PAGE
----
Glen Tandberg and family unveiled the one of Ron's many cartoons on the ferry-to-pier boardwalk.

Launch of Ron Tanberg’s Artist Board nearby his ‘sense of place’

Borough of Queenscliffe Mayor Susan Salter said council was honoured to launch the new board honouring the work of renowned political cartoonist and illustrator, Ron Tandberg. “While the board may be cartoonist in style, it cele-brates a peaceful location that gave Ron a sense of place in this town from where he communicated with the entire nation torturing the politicians in Melbourne and Canberra much to our amusement.”

Ron was an extremely modest and private person, most happy with his family, his dogs and horses, walking down on the waterfront or working in the garden. He was a national treasure and his death was a great loss to the community who miss him dearly.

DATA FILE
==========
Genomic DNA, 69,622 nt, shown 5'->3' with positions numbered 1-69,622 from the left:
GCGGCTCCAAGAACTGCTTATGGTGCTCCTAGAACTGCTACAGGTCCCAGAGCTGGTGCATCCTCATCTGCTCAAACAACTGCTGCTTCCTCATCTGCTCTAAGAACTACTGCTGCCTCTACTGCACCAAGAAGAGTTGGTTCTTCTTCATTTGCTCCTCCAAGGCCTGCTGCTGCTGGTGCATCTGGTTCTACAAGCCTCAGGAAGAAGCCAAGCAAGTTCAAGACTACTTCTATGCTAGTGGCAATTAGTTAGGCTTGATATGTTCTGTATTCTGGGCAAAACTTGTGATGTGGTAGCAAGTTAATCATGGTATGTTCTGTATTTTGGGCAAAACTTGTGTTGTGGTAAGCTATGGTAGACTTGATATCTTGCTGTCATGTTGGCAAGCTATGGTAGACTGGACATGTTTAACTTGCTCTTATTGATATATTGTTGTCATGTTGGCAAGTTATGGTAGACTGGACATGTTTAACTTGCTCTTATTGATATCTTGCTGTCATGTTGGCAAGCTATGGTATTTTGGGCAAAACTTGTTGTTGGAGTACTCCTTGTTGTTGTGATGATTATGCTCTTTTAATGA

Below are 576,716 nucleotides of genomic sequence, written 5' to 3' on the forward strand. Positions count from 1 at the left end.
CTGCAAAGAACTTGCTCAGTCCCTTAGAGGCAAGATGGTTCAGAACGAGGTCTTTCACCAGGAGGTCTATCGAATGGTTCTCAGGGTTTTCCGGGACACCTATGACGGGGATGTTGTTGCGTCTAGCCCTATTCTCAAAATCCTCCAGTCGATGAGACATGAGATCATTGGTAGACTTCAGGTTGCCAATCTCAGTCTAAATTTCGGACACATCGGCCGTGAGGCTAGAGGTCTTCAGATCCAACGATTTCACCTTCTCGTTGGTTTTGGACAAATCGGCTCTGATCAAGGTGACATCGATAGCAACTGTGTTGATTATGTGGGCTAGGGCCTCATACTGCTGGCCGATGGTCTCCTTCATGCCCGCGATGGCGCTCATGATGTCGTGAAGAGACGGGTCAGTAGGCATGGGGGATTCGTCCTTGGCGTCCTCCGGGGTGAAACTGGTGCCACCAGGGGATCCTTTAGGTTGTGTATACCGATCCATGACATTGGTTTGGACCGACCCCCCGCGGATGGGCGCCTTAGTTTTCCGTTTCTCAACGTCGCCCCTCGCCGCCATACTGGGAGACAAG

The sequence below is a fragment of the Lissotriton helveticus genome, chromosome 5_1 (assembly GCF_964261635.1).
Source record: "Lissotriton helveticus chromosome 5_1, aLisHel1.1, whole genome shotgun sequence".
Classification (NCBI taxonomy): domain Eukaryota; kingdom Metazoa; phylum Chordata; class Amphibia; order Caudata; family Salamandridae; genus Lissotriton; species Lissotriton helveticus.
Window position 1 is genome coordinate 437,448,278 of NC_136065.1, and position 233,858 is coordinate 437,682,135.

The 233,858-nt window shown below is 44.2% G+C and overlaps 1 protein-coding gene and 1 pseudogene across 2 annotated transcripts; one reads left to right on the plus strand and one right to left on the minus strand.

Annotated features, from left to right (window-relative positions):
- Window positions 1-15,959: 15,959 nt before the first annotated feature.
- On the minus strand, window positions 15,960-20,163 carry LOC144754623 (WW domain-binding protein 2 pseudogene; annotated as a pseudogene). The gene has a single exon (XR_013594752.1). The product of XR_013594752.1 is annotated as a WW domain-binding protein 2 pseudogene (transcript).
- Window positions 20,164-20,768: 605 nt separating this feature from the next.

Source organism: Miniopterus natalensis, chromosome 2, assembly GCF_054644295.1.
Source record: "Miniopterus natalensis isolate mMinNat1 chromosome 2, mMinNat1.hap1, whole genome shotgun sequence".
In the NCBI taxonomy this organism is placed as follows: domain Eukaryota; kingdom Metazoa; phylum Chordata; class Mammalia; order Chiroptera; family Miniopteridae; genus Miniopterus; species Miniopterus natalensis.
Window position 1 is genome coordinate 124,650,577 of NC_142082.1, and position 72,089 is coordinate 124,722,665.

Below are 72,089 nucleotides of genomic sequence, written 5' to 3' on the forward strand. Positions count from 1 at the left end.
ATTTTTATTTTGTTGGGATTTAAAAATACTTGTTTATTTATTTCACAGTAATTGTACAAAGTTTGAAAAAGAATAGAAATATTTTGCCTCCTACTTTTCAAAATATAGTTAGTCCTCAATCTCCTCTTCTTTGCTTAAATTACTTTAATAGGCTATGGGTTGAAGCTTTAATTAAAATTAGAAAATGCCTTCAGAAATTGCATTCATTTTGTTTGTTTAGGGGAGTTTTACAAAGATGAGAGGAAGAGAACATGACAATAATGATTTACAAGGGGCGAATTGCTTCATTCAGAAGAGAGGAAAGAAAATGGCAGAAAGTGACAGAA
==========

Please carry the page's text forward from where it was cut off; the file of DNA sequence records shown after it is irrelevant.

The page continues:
Many gathered in the Pavilion at Princes Park where local writer Barry Hill talked about his friendship with Ron that began in 1973 when they both worked at The Age. As Education Editor, Barry made use of Ron’s witty cartoons and witnessed his promotion to the front page of the paper.

“Ron had a schoolboy impudence. He got in first and had the last say,” said Barry. “He was affable, plucky, a humanist and he loved to be out and about with loved ones.”

Barry Donavan, fellow journalist at The Age, said as a member of the Melbourne Press Club and Media and Arts Alliance of Australia, he celebrated Ron Tandberg’s work in an Exhibition of our great cartoonists in the State Library of Victoria in 2016.

Rob Hendry, Ron’s neighbour, said that despite Ron Tandberg’s many accolades and honours, he was a ‘no fanfare, no fuss’ man. Renowned for his wit and wry sense of humour, he was well equipped for his work as cartoonist for The Age.